2021 During the unprecedented coronavirus disease 2019 (COVID-19) challenge, non-pharmaceutical interventions became a widely adopted strategy to limit physical movements and interactions to mitigate virus transmissions. For situational awareness and decision-support, quickly available yet accurate big-data analytics about human mobility and social distancing is invaluable to agencies and decision-makers. This paper presents a big-data-driven analytical framework that ingests terabytes of data on a daily basis and quantitatively assesses the human mobility trend during COVID-19. Using mobile device location data of over 150 million monthly active samples in the United States (U.S.), the study successfully measures human mobility with three main metrics at the county level: daily average number of trips per person; daily average person-miles traveled; and daily percentage of residents staying home. A set of generalized additive mixed models is employed to disentangle the policy effect on human mobility from other confounding effects including virus effect, socio-demographic effect, weather effect, industry effect, and spatiotemporal autocorrelation. Results reveal the policy plays a limited, time-decreasing, and region-specific effect on human movement. The stay-at-home orders only contribute to a 3.5%-7.9% decrease in human mobility, while the reopening guidelines lead to a 1.6%-5.2% mobility increase. Results also indicate a reasonable spatial heterogeneity among the U.S. counties, wherein the number of confirmed COVID-19 cases, income levels, industry structure, age and racial distribution play important roles. The data informatics generated by the framework are made available to the public for a timely understanding of mobility trends and policy effects, as well as for time-sensitive decision support to further contain the spread of the virus.

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Mobile device location data reveal human mobility response to state-level stay-athome orders during the COVID-19 pandemic in the USA

Journal of The Royal Society Interface

One approach to delaying the spread of the novel coronavirus (COVID-19) is to reduce human travel by imposing travel restriction policies. Understanding the actual human mobility response to such policies remains a challenge owing to the lack of an observed and large scale dataset describing human mobility during the pandemic. This study uses an integrated dataset, consisting of anonymized and privacy-protected location data from over 150 million monthly active samples in the USA, COVID-19 case data and census population information, to uncover mobility changes during COVID-19 and under the stay-at-home state orders in the USA. The study successfully quantifies human mobility responses with three important metrics: daily average number of trips per person; daily average personmiles travelled; and daily percentage of residents staying at home. The data analytics reveal a spontaneous mobility reduction that occurred regardless of government actions and a ‘floor’ phenomenon, where human mobility reached a lower bound and stopped decreasing soon after each state announced the stay-at-home order. A set of longitudinal models is then developed and confirms that the states’ stay-at-home policies have only led to about a 5% reduction in average daily human mobility. Lessons learned from the data analytics and longitudinal models offer valuable insights for government actions in preparation for another COVID-19 surge or another virus outbreak in the future.

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Quantifying human mobility behaviour changes during the COVID-19 outbreak in the United States

Scientific Reports

2020 Since the first case of the novel coronavirus disease (COVID-19) was confirmed in Wuhan, China, social distancing has been promoted worldwide, including in the United States, as a major community mitigation strategy. However, our understanding remains limited in how people would react to such control measures, as well as how people would resume their normal behaviours when those orders were relaxed. We utilize an integrated dataset of real-time mobile device location data involving 100 million devices in the contiguous United States (plus Alaska and Hawaii) from February 2, 2020 to May 30, 2020. Built upon the common human mobility metrics, we construct a Social Distancing Index (SDI) to evaluate people’s mobility pattern changes along with the spread of COVID-19 at different geographic levels. We find that both government orders and local outbreak severity significantly contribute to the strength of social distancing. As people tend to practice less social distancing immediately after they observe a sign of local mitigation, we identify several states and counties with higher risks of continuous community transmission and a second outbreak. Our proposed index could help policymakers and researchers monitor people’s real-time mobility behaviours, understand the influence of government orders, and evaluate the risk of local outbreaks.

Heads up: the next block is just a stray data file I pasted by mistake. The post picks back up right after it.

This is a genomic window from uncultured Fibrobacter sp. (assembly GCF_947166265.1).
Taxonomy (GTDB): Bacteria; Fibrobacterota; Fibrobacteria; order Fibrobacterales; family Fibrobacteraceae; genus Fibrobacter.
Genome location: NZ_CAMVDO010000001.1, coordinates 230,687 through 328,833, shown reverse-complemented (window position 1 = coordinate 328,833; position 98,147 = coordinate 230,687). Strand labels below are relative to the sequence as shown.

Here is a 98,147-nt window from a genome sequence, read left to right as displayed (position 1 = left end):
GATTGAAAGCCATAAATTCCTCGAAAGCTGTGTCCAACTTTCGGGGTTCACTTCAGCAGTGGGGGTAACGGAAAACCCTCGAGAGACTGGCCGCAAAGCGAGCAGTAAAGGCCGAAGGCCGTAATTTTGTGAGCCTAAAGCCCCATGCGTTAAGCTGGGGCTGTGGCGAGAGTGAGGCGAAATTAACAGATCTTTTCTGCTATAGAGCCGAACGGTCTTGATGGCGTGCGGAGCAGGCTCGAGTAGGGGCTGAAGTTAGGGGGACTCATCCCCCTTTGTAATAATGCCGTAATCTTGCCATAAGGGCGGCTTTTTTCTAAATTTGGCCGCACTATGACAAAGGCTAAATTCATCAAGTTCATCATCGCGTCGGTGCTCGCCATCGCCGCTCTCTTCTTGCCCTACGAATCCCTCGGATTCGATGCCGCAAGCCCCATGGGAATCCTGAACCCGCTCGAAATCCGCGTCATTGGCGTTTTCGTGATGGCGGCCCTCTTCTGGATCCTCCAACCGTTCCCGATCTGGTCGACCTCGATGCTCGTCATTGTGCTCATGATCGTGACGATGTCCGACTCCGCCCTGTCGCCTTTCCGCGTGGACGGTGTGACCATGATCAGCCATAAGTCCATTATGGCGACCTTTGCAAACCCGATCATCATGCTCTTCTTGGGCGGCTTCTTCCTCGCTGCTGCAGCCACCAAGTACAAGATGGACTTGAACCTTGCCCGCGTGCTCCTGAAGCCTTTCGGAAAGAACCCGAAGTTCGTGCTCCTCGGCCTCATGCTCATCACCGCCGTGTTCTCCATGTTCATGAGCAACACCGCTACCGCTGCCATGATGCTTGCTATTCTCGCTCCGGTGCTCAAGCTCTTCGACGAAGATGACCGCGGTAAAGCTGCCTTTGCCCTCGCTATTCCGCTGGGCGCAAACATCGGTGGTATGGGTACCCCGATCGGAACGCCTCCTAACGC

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Examining spatiotemporal changing patterns of bike-sharing usage during COVID-19 pandemic

Journal of Transport Geography

2021 The COVID-19 pandemic has led to a globally unprecedented change in human mobility. Leveraging two-year bike-sharing trips from the largest bike-sharing program in Chicago, this study examines the spatiotemporal evolution of bike-sharing usage across the pandemic and compares it with other modes of transport. A set of generalized additive (mixed) models are fitted to identify relationships and delineate nonlinear temporal interactions between station-level daily bike-sharing usage and various independent variables including socio-demographics, land use, transportation features, station characteristics, and COVID-19 infections. Results show: 1) the proportion of commuting trips is substantially lower during the pandemic; 2) the trend of bike-sharing usage follows an “increase-decrease-rebound” pattern; 3) bike-sharing presents as a more resilient option compared with transit, driving, and walking; 4) regions with more white, Asian, and fewer African-American residents are found to become less dependent on bike-sharing; 5) open space and residential areas exhibit less decrease and earlier start-to-recover time; 6) stations near the city center, with more docks, or located in high-income areas go from more increase before the pandemic to more decrease during the pandemic. Findings provide a timely understanding of bike-sharing usage changes and offer suggestions on how different stakeholders should respond to this unprecedented crisis.